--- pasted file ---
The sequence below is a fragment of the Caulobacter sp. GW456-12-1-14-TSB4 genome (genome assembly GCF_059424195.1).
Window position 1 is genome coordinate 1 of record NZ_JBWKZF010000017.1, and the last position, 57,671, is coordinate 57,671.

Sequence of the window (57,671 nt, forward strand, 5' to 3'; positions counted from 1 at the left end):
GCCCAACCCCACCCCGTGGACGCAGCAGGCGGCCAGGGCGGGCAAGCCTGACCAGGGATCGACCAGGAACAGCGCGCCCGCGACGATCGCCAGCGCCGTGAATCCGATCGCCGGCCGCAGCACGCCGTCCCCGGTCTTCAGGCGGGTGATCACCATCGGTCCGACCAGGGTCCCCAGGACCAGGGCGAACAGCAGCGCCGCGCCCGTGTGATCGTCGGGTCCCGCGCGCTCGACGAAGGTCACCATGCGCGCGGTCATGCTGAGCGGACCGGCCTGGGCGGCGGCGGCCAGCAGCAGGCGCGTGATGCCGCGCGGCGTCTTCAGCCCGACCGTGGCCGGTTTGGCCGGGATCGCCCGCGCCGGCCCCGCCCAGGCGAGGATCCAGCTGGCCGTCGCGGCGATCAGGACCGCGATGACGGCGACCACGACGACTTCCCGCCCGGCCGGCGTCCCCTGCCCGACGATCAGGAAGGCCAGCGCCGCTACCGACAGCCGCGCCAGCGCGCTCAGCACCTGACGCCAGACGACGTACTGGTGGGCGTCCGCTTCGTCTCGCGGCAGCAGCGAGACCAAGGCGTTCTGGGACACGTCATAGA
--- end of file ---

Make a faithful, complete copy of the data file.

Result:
The sequence below is a fragment of the Caulobacter sp. GW456-12-1-14-TSB4 genome (genome assembly GCF_059424195.1).
Window position 1 is genome coordinate 1 of record NZ_JBWKZF010000017.1, and the last position, 57,671, is coordinate 57,671.

Sequence of the window (57,671 nt, forward strand, 5' to 3'; positions counted from 1 at the left end):
GCCCAACCCCACCCCGTGGACGCAGCAGGCGGCCAGGGCGGGCAAGCCTGACCAGGGATCGACCAGGAACAGCGCGCCCGCGACGATCGCCAGCGCCGTGAATCCGATCGCCGGCCGCAGCACGCCGTCCCCGGTCTTCAGGCGGGTGATCACCATCGGTCCGACCAGGGTCCCCAGGACCAGGGCGAACAGCAGCGCCGCGCCCGTGTGATCGTCGGGTCCCGCGCGCTCGACGAAGGTCACCATGCGCGCGGTCATGCTGAGCGGACCGGCCTGGGCGGCGGCGGCCAGCAGCAGGCGCGTGATGCCGCGCGGCGTCTTCAGCCCGACCGTGGCCGGTTTGGCCGGGATCGCCCGCGCCGGCCCCGCCCAGGCGAGGATCCAGCTGGCCGTCGCGGCGATCAGGACCGCGATGACGGCGACCACGACGACTTCCCGCCCGGCCGGCGTCCCCTGCCCGACGATCAGGAAGGCCAGCGCCGCTACCGACAGCCGCGCCAGCGCGCTCAGCACCTGACGCCAGACGACGTACTGGTGGGCGTCCGCTTCGTCTCGCGGCAGCAGCGAGACCAAGGCGTTCTGGGACACGTCATAGA